Micah was one of the Twelve Prophets and possibly also a judge. He was active during the reign of three kings of Judah – Jotham, Ahaz and Hezekiah (roughly 757-698 BC). He also lived at the same time as the prophet Isaiah – and even quoted a passage from his book (Isaiah 2:2-4; Micah 4:1-3; Jeremiah 26:18-19).
Micah had a God-given sense of justice. He wasn’t afraid to criticise the people of Judah and northern Israel for their dishonesty, violence and exploitation of the poor (Micah 3:8-9; 6:9-12). Surrounded by injustice, he felt rather alone and unable to trust anyone other than God (7:1-7).
The prophet warned of the upcoming ruin of Jerusalem, the destruction of the Temple and the exile of God’s people in Babylon (3:12; 4:10). But Micah also looked to the far future, predicting that the Jews would eventually return to the Holy Land and rebuild the walls of Jerusalem (4:6-7; 7:11-12).
Part of his message for the time to come was about a righteous ruler who would lead a reunited Israel. As Pope St John Paul II explained: “The Book of the Prophet Micah announces the coming of a new king, after God’s heart. A king who will not try to display greatness and power, but who will rise from humble origins like David and, like him, will be wise and faithful to the Lord.”
The prophet wrote: “But you, O Bethlehem of Ephrathah, who are one of the little clans of Judah, from you shall come forth for me one who is to rule in Israel, whose origin is from of old, from ancient days. Therefore he shall give them up until the time when she who is in labour has brought forth; then the rest of his kindred shall return to the people of Israel.” (5:1-2)
Bethlehem is about 5 miles from Jerusalem and was King David’s hometown (1 Samuel 20:6). Based on this passage from Micah, people expected that the Messiah – who would be descended from David – to also come from this small town. After the arrival of the Magi, King Herod’s advisers shared this view (Matthew 2:1-6; cf John 7:40-42).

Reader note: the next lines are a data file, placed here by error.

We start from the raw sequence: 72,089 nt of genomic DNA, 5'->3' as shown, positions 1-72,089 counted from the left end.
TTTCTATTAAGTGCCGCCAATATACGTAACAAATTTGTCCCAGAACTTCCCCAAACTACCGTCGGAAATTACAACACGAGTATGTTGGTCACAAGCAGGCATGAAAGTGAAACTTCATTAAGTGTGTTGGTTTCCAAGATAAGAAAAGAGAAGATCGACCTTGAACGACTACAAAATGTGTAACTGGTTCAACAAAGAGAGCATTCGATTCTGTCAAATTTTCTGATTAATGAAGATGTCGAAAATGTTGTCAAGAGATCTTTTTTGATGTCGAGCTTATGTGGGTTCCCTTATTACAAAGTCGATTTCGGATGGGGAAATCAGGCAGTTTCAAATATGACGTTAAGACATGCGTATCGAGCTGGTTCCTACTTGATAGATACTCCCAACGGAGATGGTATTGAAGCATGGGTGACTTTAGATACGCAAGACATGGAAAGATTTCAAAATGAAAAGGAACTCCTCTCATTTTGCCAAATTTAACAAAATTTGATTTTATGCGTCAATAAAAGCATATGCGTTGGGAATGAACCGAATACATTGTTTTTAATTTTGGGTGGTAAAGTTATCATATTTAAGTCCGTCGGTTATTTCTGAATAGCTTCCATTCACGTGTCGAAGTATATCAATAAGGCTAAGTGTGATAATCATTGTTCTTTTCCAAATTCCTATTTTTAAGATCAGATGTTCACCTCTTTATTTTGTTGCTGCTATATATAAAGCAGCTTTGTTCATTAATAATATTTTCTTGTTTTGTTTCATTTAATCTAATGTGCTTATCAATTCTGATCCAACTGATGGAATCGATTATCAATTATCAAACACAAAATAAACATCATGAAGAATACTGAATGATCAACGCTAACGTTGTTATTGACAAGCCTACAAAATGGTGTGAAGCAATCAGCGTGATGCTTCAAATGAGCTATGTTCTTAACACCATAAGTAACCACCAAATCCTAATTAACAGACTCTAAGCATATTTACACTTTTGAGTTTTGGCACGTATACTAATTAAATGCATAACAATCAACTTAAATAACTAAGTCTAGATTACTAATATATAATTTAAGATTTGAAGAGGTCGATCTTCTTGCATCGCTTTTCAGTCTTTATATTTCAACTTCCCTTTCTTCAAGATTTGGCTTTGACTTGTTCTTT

Reflecting on this text, the pope also noted: “This promised king will care for his people with the strength of God himself and will bring peace and security to the ends of the earth (cf. Micah 5:4). All these ancient promises will be fulfilled in the Child of Bethlehem.”
This mosaic of the Madonna and Child is a very special icon. It was a gift from Pope Benedict XVI to St Mary’s Seminary in Oscott, Birmingham. The pope donated the mosaic during his visit to the United Kingdom in 2010 and it’s now found in the corridor leading to the college chapel.
The icon is a copy of a mosaic that St John Paul II had installed overlooking St Peter’s Square, following the attempt on his life there in 1981. The pope credited his survival to the Virgin Mary, so the icon in Rome – which itself is based on an earlier fresco – had a very personal meaning.
Experts from the Vatican Mosaic Studio produced this version of the image between December 2009 and April 2010. The artists worked with multi-coloured glass and gold to create this beautiful and striking mosaic. Entitled Mater Ecclesiae (Mother of the Church), the image reflects the College’s own dedication to the Virgin Mary.
See the full image (with kind permission of St Mary’s College):
Where to find this work of art
St Mary’s College, Oscott
Read the relevant passage